Pantomime is hit by Red Cross ban

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The Independent Culture

The Glasgow Pavilion theatre's annual pantomime has been found to be in violation of the Geneva Convention.

But it isn't the gags of risqué star Jim Davidson which saw The Magical Adventures of Robin Hood fall foul of a legal statute more commonly associated with war crimes.

Rather that the red crosses sewn on to the costume of one character, Nurse Poltis, were an unauthorised use of an emblem declared sacrosanct by the convention. A British Red Cross spokesman said: "We have no desire to be the villains of the pantomime or to appear heavy-handed, but... the emblem is a special sign of neutrality and protection, recognised by all sides during armed conflicts.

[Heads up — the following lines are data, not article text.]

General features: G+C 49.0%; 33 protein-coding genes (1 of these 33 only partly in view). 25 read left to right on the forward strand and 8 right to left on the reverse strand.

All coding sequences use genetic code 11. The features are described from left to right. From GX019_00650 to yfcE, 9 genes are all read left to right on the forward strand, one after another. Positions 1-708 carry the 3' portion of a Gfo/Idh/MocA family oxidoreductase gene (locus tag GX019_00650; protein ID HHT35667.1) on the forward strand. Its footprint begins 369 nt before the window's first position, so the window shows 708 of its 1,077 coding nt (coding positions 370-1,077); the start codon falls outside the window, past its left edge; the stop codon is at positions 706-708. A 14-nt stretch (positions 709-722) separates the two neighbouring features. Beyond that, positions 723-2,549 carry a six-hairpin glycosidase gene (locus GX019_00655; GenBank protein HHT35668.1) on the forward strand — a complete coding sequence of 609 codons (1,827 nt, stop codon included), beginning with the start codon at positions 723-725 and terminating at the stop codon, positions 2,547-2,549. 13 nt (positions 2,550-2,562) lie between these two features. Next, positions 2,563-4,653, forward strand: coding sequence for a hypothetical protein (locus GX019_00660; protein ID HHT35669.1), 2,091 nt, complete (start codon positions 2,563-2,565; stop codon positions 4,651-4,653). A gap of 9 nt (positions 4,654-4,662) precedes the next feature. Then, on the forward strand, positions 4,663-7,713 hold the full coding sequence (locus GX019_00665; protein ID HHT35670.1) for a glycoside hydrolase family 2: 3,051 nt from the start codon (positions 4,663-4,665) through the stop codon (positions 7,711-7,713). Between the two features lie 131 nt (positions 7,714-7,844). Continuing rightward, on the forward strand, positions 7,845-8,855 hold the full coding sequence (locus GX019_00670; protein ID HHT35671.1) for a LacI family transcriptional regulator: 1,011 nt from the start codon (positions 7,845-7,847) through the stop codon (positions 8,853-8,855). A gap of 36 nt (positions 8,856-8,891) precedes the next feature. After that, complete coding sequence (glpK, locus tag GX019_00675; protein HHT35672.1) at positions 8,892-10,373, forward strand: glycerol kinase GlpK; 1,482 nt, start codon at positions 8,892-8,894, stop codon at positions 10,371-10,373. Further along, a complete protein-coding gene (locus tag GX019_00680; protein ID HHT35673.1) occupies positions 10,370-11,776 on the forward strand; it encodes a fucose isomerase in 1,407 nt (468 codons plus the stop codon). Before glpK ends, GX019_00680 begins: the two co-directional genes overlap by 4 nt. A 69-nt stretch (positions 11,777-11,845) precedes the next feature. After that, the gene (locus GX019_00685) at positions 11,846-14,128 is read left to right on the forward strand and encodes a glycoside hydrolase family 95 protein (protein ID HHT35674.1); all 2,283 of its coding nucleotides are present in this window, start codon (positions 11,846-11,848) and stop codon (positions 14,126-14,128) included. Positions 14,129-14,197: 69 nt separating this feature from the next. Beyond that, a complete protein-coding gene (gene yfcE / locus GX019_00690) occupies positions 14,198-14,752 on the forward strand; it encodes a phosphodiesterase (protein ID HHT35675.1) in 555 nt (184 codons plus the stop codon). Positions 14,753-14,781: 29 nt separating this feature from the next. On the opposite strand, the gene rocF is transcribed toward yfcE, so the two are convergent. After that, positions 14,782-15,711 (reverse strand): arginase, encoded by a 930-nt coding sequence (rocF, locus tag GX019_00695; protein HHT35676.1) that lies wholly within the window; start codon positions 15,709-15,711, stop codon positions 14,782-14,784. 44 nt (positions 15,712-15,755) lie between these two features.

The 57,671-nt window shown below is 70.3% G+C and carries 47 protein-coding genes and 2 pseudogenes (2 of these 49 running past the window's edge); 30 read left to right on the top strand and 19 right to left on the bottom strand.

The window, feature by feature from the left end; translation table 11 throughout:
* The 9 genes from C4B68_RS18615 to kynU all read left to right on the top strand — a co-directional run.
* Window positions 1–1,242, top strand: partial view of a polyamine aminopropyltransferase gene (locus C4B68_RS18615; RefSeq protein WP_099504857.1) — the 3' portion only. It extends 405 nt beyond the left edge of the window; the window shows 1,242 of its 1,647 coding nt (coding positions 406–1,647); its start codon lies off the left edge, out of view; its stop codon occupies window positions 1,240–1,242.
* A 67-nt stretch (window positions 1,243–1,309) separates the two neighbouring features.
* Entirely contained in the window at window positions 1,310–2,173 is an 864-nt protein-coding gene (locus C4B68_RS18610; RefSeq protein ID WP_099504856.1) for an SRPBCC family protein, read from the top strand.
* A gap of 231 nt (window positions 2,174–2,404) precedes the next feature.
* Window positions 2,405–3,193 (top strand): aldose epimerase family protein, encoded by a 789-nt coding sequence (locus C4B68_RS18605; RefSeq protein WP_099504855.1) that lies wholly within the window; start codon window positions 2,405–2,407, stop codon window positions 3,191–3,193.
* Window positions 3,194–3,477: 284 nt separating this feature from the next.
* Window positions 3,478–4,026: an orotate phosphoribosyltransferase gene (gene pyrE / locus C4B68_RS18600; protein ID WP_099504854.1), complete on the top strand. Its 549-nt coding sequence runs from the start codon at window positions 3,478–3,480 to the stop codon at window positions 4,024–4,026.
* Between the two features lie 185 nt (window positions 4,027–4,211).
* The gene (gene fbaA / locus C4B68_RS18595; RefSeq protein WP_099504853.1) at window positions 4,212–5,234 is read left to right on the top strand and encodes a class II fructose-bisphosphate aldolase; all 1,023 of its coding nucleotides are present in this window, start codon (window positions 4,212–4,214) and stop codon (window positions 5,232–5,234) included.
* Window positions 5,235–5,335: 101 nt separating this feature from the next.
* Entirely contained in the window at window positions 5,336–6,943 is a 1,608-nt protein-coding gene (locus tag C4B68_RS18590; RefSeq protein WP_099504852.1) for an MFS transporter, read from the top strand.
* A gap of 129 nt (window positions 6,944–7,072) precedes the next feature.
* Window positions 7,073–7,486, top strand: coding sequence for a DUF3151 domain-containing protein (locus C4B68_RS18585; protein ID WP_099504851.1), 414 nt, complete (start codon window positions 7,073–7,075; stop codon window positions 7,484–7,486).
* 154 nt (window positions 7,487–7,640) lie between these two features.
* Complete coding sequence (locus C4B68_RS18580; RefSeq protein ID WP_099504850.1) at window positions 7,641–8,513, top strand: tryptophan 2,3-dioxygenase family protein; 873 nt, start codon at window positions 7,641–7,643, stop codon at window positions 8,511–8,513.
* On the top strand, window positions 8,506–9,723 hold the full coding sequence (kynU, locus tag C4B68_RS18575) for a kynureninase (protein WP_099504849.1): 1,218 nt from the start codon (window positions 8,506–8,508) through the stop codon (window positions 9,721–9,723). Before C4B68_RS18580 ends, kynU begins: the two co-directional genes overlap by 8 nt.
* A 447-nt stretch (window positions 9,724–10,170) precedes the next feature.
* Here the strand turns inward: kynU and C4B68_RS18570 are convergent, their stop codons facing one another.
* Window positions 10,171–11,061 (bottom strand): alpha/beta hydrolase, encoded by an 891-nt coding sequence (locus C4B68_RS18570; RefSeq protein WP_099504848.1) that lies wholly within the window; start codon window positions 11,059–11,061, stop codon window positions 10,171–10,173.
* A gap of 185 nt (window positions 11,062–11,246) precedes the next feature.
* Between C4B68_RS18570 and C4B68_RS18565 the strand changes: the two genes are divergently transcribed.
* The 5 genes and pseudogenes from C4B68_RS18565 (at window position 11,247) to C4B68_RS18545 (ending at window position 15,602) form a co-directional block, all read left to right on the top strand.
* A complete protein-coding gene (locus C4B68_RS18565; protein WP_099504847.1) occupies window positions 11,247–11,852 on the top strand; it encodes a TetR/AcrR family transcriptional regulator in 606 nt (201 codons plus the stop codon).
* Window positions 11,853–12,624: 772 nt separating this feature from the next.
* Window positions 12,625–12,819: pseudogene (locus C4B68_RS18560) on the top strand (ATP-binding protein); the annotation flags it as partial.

"Misuse of that emblem – even when done in an innocent and light-hearted manner – has to be addressed. Repeated and widespread misuse of the Red Cross emblem could dilute its neutrality and its ability to protect."

The organisation confirmed it had protested to Pavilion management over the use of the symbol and the offending costume will instead now feature green crosses.